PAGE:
Autobianchi, the specialist in small models

Founded in 1955, the Autobianchi brand was born of the merger of three major Italian manufacturers. Specialising in the production of small cars, its existence was relatively discreet, despite some original technical choices.

Autobianchi owes its existence to the joint venture of three major Italian companies: Bianchi, Pirelli and Fiat. The industrialists each owned a third of the company and signed an agreement in 1955.

Under the terms of the agreement, Autobianchi cars would be assembled at the Bianchi factory in Desrio, near Milan. The engines would come from the Fiat parts bank, the tyres from Pirelli, and Bianchi would take care of the rest. It was not until 1957 that the first model, the Bianchina, based on the Fiat 500, was presented.

When it went on sale in 1958, Bianchi withdrew from the project and sold his share to his partners.

Small ranges

Autobianchi's strength lay in its ability to develop numerous versions on a single base: the Bianchina was available as an estate (Panoramica), a van (Furgoncino), a van with a raised roof (Furgoncino 264 E), a cabriolet (Bianchina Cabriolet), a convertible coupé (Trasformabile) and a four-seater saloon.

Sales were encouraging, and the years passed on the achievements of this model family. In 1964, Autobianchi presented the Primula, a front-wheel drive car that Fiat did not want. Designed by engineer Dante Giacosa, it featured revolutionary solutions such as a 1,100 cc engine placed transversely to save space, a tailgate (unique in 1964!) and four disc brakes.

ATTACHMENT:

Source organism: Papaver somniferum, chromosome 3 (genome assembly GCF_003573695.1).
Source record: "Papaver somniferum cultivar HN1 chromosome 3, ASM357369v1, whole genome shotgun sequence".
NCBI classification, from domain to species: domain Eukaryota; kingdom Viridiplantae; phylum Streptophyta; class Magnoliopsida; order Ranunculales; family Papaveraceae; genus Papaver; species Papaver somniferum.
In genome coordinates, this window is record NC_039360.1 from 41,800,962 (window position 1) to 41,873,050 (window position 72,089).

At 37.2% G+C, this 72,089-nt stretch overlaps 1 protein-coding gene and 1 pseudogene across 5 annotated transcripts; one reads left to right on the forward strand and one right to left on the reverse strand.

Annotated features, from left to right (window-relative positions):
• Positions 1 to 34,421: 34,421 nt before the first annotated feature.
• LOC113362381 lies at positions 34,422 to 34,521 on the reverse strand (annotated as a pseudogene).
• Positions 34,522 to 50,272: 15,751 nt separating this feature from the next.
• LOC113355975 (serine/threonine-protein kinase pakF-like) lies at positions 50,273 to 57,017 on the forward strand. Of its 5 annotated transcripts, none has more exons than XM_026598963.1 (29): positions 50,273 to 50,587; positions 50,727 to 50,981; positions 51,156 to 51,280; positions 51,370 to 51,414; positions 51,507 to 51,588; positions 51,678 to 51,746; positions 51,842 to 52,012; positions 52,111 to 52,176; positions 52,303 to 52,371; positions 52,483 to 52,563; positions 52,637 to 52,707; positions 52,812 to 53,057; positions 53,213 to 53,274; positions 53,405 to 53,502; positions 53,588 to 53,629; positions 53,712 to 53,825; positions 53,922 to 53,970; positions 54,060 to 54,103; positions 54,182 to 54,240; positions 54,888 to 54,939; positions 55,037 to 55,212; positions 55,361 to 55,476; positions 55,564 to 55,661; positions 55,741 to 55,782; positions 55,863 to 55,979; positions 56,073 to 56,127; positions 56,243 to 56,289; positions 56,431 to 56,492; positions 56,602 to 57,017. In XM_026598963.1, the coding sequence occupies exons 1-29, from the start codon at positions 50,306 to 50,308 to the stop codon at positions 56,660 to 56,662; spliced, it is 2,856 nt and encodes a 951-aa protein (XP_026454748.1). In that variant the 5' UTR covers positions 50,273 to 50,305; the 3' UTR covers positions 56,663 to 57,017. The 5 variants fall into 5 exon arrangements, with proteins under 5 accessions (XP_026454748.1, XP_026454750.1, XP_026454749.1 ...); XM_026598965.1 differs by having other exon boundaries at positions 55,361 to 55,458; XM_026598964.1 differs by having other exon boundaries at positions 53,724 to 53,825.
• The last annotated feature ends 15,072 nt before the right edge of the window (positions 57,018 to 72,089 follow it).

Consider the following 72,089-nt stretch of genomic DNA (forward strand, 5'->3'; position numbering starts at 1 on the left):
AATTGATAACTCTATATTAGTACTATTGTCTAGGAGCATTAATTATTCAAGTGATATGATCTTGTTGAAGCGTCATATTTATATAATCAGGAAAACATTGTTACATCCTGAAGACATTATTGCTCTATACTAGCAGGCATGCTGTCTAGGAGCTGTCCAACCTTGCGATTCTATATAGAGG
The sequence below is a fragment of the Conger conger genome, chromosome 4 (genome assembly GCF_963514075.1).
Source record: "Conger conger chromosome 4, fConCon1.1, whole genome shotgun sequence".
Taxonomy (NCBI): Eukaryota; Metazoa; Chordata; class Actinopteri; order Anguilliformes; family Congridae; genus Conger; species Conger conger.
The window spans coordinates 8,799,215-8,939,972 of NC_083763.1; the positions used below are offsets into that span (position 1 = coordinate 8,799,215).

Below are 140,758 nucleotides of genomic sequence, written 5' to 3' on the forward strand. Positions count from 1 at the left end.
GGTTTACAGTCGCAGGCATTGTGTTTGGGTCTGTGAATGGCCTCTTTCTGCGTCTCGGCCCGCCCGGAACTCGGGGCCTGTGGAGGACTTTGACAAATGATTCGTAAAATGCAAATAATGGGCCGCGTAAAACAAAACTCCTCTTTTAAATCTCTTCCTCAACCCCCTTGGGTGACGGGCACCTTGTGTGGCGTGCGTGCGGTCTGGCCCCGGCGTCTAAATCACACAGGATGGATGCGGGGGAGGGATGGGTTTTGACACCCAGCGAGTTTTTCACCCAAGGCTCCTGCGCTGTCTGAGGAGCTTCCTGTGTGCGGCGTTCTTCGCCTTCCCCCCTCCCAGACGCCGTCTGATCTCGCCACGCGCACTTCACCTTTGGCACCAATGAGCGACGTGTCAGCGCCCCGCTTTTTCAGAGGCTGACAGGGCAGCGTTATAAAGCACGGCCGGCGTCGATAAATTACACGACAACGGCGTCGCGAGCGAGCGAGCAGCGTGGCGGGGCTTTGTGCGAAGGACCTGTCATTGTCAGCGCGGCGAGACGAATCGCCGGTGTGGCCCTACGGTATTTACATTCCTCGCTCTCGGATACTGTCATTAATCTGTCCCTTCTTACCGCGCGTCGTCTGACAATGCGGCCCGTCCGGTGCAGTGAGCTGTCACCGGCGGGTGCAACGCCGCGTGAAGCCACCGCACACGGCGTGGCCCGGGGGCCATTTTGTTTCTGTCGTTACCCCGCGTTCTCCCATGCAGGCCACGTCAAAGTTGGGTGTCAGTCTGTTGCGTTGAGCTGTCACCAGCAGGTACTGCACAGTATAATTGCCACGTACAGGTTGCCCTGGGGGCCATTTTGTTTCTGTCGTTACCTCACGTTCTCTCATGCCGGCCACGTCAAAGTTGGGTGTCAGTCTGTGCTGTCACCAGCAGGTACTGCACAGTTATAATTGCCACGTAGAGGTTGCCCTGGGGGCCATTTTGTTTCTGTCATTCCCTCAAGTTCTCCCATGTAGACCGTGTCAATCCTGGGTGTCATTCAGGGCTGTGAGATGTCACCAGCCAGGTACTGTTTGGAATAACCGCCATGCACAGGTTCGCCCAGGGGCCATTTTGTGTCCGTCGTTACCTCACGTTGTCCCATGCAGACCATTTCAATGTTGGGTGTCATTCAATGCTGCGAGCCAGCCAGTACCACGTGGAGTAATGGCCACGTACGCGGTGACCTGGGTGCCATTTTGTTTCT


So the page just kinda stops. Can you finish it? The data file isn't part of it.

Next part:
Available in 2, 3, 4 and 5-door versions, the Primula was very spacious and quite responsive. Unfortunately, it did not enjoy a successful career, except in France, where the Chardonnet network, the brand's importer in that country, sold 15,000 examples until 1970.

A year before the Primula, Autobianchi launched the Stellina, a pretty little convertible based on the Fiat 600, with a fibreglass body. It too was a commercial failure, with only 502 examples built up to 1965. In 1968, Autobianchi became the property of Fiat.

Success, then oblivion

In 1969, the A111 and A112 were presented at the Turin Motor Show. The latter was a compact city car with a 903cc engine developing a modest 44hp. The first was a plainly styled saloon whose powertrain was borrowed from the Fiat 124.

Although it quietly disappeared from the catalogue in 1972, the A112 enjoyed a successful career. No fewer than 8 series were developed up to 1986, and the most entertaining version was the A112 Abarth, despite its 70bhp power output. In 1985, Autobianchi produced the Lancia Y10 under its own name for certain markets. In 1992, the Desrio factory closed and the brand, still used in Italy, finally disappeared in 1995.

The Autobianchi name now belongs to the brand's official club, the Registro Autobianchi. The Fiat Group considered a comeback in 2014 with production in China, but the project was never pursued.

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